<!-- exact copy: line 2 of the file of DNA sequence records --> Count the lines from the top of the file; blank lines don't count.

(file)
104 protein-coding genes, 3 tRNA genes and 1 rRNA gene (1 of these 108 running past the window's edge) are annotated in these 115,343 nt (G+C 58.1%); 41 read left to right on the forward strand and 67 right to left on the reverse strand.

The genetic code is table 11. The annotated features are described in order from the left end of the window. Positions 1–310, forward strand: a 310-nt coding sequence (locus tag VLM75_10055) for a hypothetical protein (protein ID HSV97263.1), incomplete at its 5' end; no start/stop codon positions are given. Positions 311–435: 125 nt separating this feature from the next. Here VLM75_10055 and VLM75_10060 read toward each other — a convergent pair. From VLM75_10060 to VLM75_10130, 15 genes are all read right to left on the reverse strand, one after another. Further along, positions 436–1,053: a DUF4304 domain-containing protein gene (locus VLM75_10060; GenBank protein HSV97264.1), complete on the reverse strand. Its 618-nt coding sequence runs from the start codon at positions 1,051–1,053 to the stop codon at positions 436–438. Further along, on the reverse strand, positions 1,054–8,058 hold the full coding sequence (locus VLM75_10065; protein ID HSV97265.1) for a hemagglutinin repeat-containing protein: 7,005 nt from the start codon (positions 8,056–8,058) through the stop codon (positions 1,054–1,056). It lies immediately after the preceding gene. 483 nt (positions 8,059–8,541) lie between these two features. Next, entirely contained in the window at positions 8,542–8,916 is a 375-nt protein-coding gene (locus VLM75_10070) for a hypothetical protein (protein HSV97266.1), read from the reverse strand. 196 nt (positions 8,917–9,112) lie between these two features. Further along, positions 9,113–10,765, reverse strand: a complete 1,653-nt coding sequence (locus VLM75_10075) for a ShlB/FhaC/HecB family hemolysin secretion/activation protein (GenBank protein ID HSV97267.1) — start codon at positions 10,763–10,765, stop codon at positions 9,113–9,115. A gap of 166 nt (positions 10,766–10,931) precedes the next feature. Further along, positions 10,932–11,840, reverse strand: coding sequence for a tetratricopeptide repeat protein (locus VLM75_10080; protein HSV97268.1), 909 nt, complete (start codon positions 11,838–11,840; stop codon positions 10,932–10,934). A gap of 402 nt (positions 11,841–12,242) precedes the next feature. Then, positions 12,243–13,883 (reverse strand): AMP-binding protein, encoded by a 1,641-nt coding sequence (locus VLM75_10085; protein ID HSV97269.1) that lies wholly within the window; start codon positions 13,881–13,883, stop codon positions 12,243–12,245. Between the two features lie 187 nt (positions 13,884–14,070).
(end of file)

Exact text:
The genetic code is table 11. The annotated features are described in order from the left end of the window. Positions 1–310, forward strand: a 310-nt coding sequence (locus tag VLM75_10055) for a hypothetical protein (protein ID HSV97263.1), incomplete at its 5' end; no start/stop codon positions are given. Positions 311–435: 125 nt separating this feature from the next. Here VLM75_10055 and VLM75_10060 read toward each other — a convergent pair. From VLM75_10060 to VLM75_10130, 15 genes are all read right to left on the reverse strand, one after another. Further along, positions 436–1,053: a DUF4304 domain-containing protein gene (locus VLM75_10060; GenBank protein HSV97264.1), complete on the reverse strand. Its 618-nt coding sequence runs from the start codon at positions 1,051–1,053 to the stop codon at positions 436–438. Further along, on the reverse strand, positions 1,054–8,058 hold the full coding sequence (locus VLM75_10065; protein ID HSV97265.1) for a hemagglutinin repeat-containing protein: 7,005 nt from the start codon (positions 8,056–8,058) through the stop codon (positions 1,054–1,056). It lies immediately after the preceding gene. 483 nt (positions 8,059–8,541) lie between these two features. Next, entirely contained in the window at positions 8,542–8,916 is a 375-nt protein-coding gene (locus VLM75_10070) for a hypothetical protein (protein HSV97266.1), read from the reverse strand. 196 nt (positions 8,917–9,112) lie between these two features. Further along, positions 9,113–10,765, reverse strand: a complete 1,653-nt coding sequence (locus VLM75_10075) for a ShlB/FhaC/HecB family hemolysin secretion/activation protein (GenBank protein ID HSV97267.1) — start codon at positions 10,763–10,765, stop codon at positions 9,113–9,115. A gap of 166 nt (positions 10,766–10,931) precedes the next feature. Further along, positions 10,932–11,840, reverse strand: coding sequence for a tetratricopeptide repeat protein (locus VLM75_10080; protein HSV97268.1), 909 nt, complete (start codon positions 11,838–11,840; stop codon positions 10,932–10,934). A gap of 402 nt (positions 11,841–12,242) precedes the next feature. Then, positions 12,243–13,883 (reverse strand): AMP-binding protein, encoded by a 1,641-nt coding sequence (locus VLM75_10085; protein ID HSV97269.1) that lies wholly within the window; start codon positions 13,881–13,883, stop codon positions 12,243–12,245. Between the two features lie 187 nt (positions 13,884–14,070).